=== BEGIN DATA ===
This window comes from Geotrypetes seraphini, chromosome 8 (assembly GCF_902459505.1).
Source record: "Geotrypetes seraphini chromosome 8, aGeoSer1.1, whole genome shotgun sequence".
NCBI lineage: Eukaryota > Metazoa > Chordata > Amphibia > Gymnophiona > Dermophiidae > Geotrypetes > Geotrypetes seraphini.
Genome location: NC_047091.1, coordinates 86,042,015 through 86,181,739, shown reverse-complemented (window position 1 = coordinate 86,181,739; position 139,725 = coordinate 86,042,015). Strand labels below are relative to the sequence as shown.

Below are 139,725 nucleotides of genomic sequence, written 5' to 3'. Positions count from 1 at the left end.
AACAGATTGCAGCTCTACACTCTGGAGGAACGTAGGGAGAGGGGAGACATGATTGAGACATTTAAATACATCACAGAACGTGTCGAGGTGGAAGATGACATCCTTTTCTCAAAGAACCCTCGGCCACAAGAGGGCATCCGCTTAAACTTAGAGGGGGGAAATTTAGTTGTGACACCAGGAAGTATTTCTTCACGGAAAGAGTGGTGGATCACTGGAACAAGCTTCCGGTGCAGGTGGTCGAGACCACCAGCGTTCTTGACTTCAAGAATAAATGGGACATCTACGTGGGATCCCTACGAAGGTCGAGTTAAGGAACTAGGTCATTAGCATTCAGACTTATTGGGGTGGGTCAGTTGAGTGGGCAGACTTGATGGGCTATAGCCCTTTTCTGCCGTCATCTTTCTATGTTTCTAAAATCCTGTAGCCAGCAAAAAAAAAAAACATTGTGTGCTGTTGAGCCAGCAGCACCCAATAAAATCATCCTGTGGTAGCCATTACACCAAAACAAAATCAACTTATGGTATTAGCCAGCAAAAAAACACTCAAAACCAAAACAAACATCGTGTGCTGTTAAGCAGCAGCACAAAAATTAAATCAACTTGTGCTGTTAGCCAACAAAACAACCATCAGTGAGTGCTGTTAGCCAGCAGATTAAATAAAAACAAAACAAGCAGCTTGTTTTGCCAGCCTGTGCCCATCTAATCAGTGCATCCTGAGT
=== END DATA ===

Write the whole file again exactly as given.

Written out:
This window comes from Geotrypetes seraphini, chromosome 8 (assembly GCF_902459505.1).
Source record: "Geotrypetes seraphini chromosome 8, aGeoSer1.1, whole genome shotgun sequence".
NCBI lineage: Eukaryota > Metazoa > Chordata > Amphibia > Gymnophiona > Dermophiidae > Geotrypetes > Geotrypetes seraphini.
Genome location: NC_047091.1, coordinates 86,042,015 through 86,181,739, shown reverse-complemented (window position 1 = coordinate 86,181,739; position 139,725 = coordinate 86,042,015). Strand labels below are relative to the sequence as shown.

Below are 139,725 nucleotides of genomic sequence, written 5' to 3'. Positions count from 1 at the left end.
AACAGATTGCAGCTCTACACTCTGGAGGAACGTAGGGAGAGGGGAGACATGATTGAGACATTTAAATACATCACAGAACGTGTCGAGGTGGAAGATGACATCCTTTTCTCAAAGAACCCTCGGCCACAAGAGGGCATCCGCTTAAACTTAGAGGGGGGAAATTTAGTTGTGACACCAGGAAGTATTTCTTCACGGAAAGAGTGGTGGATCACTGGAACAAGCTTCCGGTGCAGGTGGTCGAGACCACCAGCGTTCTTGACTTCAAGAATAAATGGGACATCTACGTGGGATCCCTACGAAGGTCGAGTTAAGGAACTAGGTCATTAGCATTCAGACTTATTGGGGTGGGTCAGTTGAGTGGGCAGACTTGATGGGCTATAGCCCTTTTCTGCCGTCATCTTTCTATGTTTCTAAAATCCTGTAGCCAGCAAAAAAAAAAAACATTGTGTGCTGTTGAGCCAGCAGCACCCAATAAAATCATCCTGTGGTAGCCATTACACCAAAACAAAATCAACTTATGGTATTAGCCAGCAAAAAAACACTCAAAACCAAAACAAACATCGTGTGCTGTTAAGCAGCAGCACAAAAATTAAATCAACTTGTGCTGTTAGCCAACAAAACAACCATCAGTGAGTGCTGTTAGCCAGCAGATTAAATAAAAACAAAACAAGCAGCTTGTTTTGCCAGCCTGTGCCCATCTAATCAGTGCATCCTGAGT